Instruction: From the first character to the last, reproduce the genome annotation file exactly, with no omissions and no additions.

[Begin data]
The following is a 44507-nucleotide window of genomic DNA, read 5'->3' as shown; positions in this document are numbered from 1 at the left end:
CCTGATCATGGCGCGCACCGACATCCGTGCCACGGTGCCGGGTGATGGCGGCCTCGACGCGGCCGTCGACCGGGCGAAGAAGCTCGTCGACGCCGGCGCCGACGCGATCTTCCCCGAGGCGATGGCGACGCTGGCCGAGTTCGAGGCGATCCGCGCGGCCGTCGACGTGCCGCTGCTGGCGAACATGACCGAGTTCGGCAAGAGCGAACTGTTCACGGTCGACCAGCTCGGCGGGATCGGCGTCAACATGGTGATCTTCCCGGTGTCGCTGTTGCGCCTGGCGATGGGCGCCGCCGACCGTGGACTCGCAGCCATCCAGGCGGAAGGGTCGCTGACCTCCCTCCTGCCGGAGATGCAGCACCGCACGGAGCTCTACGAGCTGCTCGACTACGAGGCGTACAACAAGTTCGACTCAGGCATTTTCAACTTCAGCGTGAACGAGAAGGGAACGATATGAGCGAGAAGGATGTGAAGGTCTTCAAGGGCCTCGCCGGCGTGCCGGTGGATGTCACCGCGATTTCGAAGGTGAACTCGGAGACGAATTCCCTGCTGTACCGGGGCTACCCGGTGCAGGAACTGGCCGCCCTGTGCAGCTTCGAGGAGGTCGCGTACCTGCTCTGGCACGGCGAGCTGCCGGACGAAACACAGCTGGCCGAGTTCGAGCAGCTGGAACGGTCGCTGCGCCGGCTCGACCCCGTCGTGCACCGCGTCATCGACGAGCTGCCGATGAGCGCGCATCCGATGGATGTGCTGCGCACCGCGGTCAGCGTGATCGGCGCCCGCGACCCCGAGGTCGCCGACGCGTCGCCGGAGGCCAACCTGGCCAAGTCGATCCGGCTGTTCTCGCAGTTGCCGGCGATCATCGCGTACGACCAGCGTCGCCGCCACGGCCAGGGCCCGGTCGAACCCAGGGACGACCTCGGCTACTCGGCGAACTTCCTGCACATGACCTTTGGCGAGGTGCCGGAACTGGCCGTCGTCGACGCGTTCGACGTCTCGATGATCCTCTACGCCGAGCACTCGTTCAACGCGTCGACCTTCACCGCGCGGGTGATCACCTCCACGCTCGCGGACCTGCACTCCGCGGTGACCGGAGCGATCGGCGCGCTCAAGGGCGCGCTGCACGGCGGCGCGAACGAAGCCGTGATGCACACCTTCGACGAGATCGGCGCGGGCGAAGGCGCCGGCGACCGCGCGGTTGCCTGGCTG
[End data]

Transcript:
The following is a 44507-nucleotide window of genomic DNA, read 5'->3' as shown; positions in this document are numbered from 1 at the left end:
CCTGATCATGGCGCGCACCGACATCCGTGCCACGGTGCCGGGTGATGGCGGCCTCGACGCGGCCGTCGACCGGGCGAAGAAGCTCGTCGACGCCGGCGCCGACGCGATCTTCCCCGAGGCGATGGCGACGCTGGCCGAGTTCGAGGCGATCCGCGCGGCCGTCGACGTGCCGCTGCTGGCGAACATGACCGAGTTCGGCAAGAGCGAACTGTTCACGGTCGACCAGCTCGGCGGGATCGGCGTCAACATGGTGATCTTCCCGGTGTCGCTGTTGCGCCTGGCGATGGGCGCCGCCGACCGTGGACTCGCAGCCATCCAGGCGGAAGGGTCGCTGACCTCCCTCCTGCCGGAGATGCAGCACCGCACGGAGCTCTACGAGCTGCTCGACTACGAGGCGTACAACAAGTTCGACTCAGGCATTTTCAACTTCAGCGTGAACGAGAAGGGAACGATATGAGCGAGAAGGATGTGAAGGTCTTCAAGGGCCTCGCCGGCGTGCCGGTGGATGTCACCGCGATTTCGAAGGTGAACTCGGAGACGAATTCCCTGCTGTACCGGGGCTACCCGGTGCAGGAACTGGCCGCCCTGTGCAGCTTCGAGGAGGTCGCGTACCTGCTCTGGCACGGCGAGCTGCCGGACGAAACACAGCTGGCCGAGTTCGAGCAGCTGGAACGGTCGCTGCGCCGGCTCGACCCCGTCGTGCACCGCGTCATCGACGAGCTGCCGATGAGCGCGCATCCGATGGATGTGCTGCGCACCGCGGTCAGCGTGATCGGCGCCCGCGACCCCGAGGTCGCCGACGCGTCGCCGGAGGCCAACCTGGCCAAGTCGATCCGGCTGTTCTCGCAGTTGCCGGCGATCATCGCGTACGACCAGCGTCGCCGCCACGGCCAGGGCCCGGTCGAACCCAGGGACGACCTCGGCTACTCGGCGAACTTCCTGCACATGACCTTTGGCGAGGTGCCGGAACTGGCCGTCGTCGACGCGTTCGACGTCTCGATGATCCTCTACGCCGAGCACTCGTTCAACGCGTCGACCTTCACCGCGCGGGTGATCACCTCCACGCTCGCGGACCTGCACTCCGCGGTGACCGGAGCGATCGGCGCGCTCAAGGGCGCGCTGCACGGCGGCGCGAACGAAGCCGTGATGCACACCTTCGACGAGATCGGCGCGGGCGAAGGCGCCGGCGACCGCGCGGTTGCCTGGCTG